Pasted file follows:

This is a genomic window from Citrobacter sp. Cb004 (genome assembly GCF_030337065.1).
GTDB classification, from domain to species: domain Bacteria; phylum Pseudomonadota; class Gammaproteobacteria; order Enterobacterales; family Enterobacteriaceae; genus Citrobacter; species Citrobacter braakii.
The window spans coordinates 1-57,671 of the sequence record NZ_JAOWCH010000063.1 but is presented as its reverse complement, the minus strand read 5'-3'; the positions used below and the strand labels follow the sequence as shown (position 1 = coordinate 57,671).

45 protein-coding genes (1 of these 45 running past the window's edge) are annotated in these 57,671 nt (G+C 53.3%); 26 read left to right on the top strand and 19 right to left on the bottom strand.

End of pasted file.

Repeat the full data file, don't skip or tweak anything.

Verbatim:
This is a genomic window from Citrobacter sp. Cb004 (genome assembly GCF_030337065.1).
GTDB classification, from domain to species: domain Bacteria; phylum Pseudomonadota; class Gammaproteobacteria; order Enterobacterales; family Enterobacteriaceae; genus Citrobacter; species Citrobacter braakii.
The window spans coordinates 1-57,671 of the sequence record NZ_JAOWCH010000063.1 but is presented as its reverse complement, the minus strand read 5'-3'; the positions used below and the strand labels follow the sequence as shown (position 1 = coordinate 57,671).

45 protein-coding genes (1 of these 45 running past the window's edge) are annotated in these 57,671 nt (G+C 53.3%); 26 read left to right on the top strand and 19 right to left on the bottom strand.